Celebrate the Holidays in Sweden with…Arson?
In the interests of full disclosure, I must tell you that I am married to a woman of Swedish decent (how did I find someone like that in Rockford?). Around holiday time, I've come to expect things like krup kakar, lutefisk, vörtbröd, and, if I play my cards right, glögg. At no time, however, in 25 years of marriage, has she suggested we set fire to a goat.
Which makes me doubt her Swedish authenticity. Based upon what I've been reading and seeing over the last few days, it seems in 1966 the Swedes started developing a strange, intriguing holiday tradition in Slottstorget in central Gävle. They construct and erect a giant straw goat, and then...well, someone burns it to the ground.
Some background from MentalFloss:
The first Gävle Goat was put up on December 1, 1966. Financed by a local entrepreneur, the magnificent beast stood 23 feet in length and over four stories tall. But this colossus of holiday cheer went up in smoke that New Year’s Eve at the hands of a nearby pyromaniac. Luckily, the goat was insured and the perpetrator charged with vandalism. Since then, a new model is built from hay (almost) every year in a tradition that ranks among the country’s most famous. Unfortunately—as the good people of Gävle know all too well—no goat is hooligan-proof. Last year’s specimen, for example, lasted only until December 12th before being burned to a crisp. But petty arson is hardly the worst fate that can befall a Gävle goat. Other grisly demises include getting kicked to pieces and being hit by a car. To date, a grand total of 36 have been destroyed. Things got even weirder in 2010, when a pair of schemers planned to kidnap the goat and transport it to Stockholm via helicopter only to have the guard on duty reject their bribe of 50,000 kronor ($7350 USD).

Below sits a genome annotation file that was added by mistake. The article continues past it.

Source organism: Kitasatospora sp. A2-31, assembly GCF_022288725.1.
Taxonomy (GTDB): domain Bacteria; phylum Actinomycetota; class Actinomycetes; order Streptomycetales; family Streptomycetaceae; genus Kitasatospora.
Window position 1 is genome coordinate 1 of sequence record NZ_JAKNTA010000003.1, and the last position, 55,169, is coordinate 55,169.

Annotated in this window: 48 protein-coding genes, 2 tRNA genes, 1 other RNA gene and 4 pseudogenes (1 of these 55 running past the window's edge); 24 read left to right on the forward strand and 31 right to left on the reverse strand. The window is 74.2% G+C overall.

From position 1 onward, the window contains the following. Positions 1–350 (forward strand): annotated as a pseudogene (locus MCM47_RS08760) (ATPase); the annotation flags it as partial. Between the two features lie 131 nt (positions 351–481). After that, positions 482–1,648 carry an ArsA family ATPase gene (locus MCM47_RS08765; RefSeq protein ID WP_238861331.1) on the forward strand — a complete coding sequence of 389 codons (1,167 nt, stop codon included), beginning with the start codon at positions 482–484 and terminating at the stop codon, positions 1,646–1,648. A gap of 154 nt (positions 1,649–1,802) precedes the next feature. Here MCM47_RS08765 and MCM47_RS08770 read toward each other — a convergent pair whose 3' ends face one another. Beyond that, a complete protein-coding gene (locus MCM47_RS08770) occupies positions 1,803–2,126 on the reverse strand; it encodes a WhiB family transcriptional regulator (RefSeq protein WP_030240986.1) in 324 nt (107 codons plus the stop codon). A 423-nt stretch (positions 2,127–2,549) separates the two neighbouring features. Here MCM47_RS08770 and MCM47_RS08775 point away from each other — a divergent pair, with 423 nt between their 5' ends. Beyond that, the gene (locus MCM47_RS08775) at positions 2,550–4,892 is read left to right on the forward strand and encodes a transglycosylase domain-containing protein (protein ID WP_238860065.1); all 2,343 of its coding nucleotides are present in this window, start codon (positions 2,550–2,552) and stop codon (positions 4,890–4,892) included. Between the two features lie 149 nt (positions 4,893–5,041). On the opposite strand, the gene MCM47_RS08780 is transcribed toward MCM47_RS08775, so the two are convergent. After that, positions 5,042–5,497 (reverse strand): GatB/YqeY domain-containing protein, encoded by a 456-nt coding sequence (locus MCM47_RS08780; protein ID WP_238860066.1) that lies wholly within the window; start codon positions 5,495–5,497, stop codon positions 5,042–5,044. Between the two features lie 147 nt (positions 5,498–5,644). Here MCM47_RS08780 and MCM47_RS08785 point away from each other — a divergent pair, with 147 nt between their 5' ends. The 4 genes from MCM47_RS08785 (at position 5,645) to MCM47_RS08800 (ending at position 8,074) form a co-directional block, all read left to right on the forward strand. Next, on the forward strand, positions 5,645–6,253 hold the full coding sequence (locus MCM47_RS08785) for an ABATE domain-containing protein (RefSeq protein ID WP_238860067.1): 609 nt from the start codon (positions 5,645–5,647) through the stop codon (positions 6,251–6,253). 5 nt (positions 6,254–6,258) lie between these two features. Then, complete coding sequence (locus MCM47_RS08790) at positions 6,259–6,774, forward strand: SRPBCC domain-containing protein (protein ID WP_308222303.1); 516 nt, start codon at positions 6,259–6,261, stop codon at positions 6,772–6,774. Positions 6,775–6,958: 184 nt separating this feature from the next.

I just finished reading another piece on the ill-fated goat that described how a few years ago, with a crowd of people around (including police), some dude just walked up to the goat and set it on fire. He was arrested on the spot. He was confused by the arrest, saying that he thought it was a competition, and that the first person to torch the goat was the winner. He was wrong.
So, Swedes of Rockford, what do you think? Time to start building our own goat?
Here's a time-lapse of what happened Monday night in Sweden: